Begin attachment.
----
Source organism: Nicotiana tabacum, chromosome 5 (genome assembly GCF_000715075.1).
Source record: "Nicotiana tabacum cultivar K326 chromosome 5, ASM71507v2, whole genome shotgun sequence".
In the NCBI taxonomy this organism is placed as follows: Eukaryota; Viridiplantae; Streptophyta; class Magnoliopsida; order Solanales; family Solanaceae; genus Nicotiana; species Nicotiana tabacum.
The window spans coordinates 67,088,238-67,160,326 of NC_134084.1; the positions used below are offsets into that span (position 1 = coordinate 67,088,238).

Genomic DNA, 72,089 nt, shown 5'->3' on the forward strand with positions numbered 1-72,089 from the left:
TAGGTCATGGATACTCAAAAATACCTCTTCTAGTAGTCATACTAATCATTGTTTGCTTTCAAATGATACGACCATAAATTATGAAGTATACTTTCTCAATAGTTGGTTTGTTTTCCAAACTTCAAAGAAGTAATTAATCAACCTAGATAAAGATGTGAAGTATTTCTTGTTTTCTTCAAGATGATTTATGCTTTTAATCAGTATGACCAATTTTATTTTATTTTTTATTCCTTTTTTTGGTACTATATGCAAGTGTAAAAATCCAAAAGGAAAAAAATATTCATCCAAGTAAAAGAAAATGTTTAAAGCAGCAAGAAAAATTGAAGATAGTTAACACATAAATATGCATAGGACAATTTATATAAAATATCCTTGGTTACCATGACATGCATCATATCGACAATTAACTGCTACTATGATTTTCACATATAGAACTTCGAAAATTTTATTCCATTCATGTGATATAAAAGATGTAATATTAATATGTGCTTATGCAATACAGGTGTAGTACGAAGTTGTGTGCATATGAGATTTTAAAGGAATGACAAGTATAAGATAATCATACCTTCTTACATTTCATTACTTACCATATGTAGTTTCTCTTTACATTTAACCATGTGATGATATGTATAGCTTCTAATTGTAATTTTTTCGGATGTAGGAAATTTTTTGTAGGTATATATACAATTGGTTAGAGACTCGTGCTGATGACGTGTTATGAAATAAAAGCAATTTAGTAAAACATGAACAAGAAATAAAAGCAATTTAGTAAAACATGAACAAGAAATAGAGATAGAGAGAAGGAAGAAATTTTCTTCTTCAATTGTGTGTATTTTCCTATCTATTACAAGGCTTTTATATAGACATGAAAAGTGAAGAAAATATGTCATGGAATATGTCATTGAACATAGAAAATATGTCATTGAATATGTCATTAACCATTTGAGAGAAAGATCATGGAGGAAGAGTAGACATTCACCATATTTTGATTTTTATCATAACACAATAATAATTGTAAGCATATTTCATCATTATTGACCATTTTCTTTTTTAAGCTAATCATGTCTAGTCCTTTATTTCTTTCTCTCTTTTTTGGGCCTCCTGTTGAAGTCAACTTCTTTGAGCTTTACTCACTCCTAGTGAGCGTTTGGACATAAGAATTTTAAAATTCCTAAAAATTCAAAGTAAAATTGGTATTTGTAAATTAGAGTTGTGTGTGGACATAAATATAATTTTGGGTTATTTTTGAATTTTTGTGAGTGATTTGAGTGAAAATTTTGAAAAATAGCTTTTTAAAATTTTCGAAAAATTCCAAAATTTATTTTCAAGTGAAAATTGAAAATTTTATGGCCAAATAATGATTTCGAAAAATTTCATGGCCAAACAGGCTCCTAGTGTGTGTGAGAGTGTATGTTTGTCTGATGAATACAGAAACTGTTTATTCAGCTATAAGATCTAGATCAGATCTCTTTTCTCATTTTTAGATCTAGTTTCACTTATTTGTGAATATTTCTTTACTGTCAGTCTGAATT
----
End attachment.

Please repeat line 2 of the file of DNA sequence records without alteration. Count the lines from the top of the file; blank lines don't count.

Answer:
Source record: "Nicotiana tabacum cultivar K326 chromosome 5, ASM71507v2, whole genome shotgun sequence".